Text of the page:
Microsoft SQL Server 2014 was released April 1st 2014. There are many organizations who are only now considering rolling out SQL Server 2012. The effort involved in planning and testing commercial products and custom line of business applications with a new database server version is often one of the largest barriers to upgrading. However, there are some compelling reasons to consider upgrading to SQL Server 2014 earlier than later especially when it comes to delivering comprehensive Business Intelligence solutions to your organization and its decision makers.
SQL Server 2014 delivers on that promise to provide the right tools and insights to everyone anytime and anywhere. There is very little point in gathering data if it can’t be analyzed easily and quickly. In today’s competitive, fast paced and mobile environment, businesses require better access to data to make timely informed decisions. Organizations can better direct the competitive course of their business with user-oriented self-service business intelligence.
Performance, scalability and high availability enhancements are key components for fast analytics. Each version of SQL Server since 2005 has had significant performance improvements and 2014 is no different. In fact it’s the most significant yet.
The biggest performance change in SQL Server 2014 is the support for in-memory OLTP. You can place those tables and stored procedures that need a performance boost into memory. By moving those select tables and stored procedures into memory, you can dramatically reduce I/O and improve performance of your transactional based applications. SQL Server 2014’s in-memory columnstore can increase data warehouse queries anywhere from 10 to 100x. Also, SQL Server 2014 with its enhanced integration with Windows Serer 2012 R2, can now scale up to 64 virtual processors and 1TB of memory when running on a virtual machine.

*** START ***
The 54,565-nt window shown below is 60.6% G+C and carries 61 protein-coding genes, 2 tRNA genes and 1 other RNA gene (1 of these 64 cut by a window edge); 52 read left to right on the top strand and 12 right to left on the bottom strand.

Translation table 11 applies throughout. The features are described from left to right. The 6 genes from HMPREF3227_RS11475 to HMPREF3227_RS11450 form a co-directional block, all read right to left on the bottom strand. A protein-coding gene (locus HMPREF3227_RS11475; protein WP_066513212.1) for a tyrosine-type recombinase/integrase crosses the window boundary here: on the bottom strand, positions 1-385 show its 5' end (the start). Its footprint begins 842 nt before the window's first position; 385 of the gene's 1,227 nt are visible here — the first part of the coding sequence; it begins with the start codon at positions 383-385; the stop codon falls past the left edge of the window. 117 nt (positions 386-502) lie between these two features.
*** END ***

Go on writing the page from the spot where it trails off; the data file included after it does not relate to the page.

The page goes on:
The new analytics platform in SQL Server 2014 is “big data in a box” according to Microsoft CEO Satya Nadella.
Microsoft Analytics Platform System (APS) is a big data analytics appliance for SQL Server. It brings Microsoft’s parallel processing data warehouse technology (PDW) together with Hadoop using PolyBase. It enables queries to span across relational data stored in PDW and non-relational data Hadoop that is stored in the Hadoop Distributed File System (HDFS). Users can quickly and easily use tools such as PowerPivot to connect to the PDW and pull in data from the PDW tables as well and external Hadoop tables without having to understand Hadoop or HDFS.
The performance enhancements alone offer a compelling reason to upgrade. Combined with the new analytics platform system or even just then enhanced Data Tools for BI and PowerQuery provide further enticements for considering an upgrade.
We hope you have found this week’s edition of “To The Point” by Jan Crowe to be helpful and informative. Look out for our next week instalment as we continue to explore unique topics from business to the latest technology.
We want to hear your point! If you have any ideas, suggestions or any questions about our weekly blog, please contact us at: email@example.com.
Point Alliance Team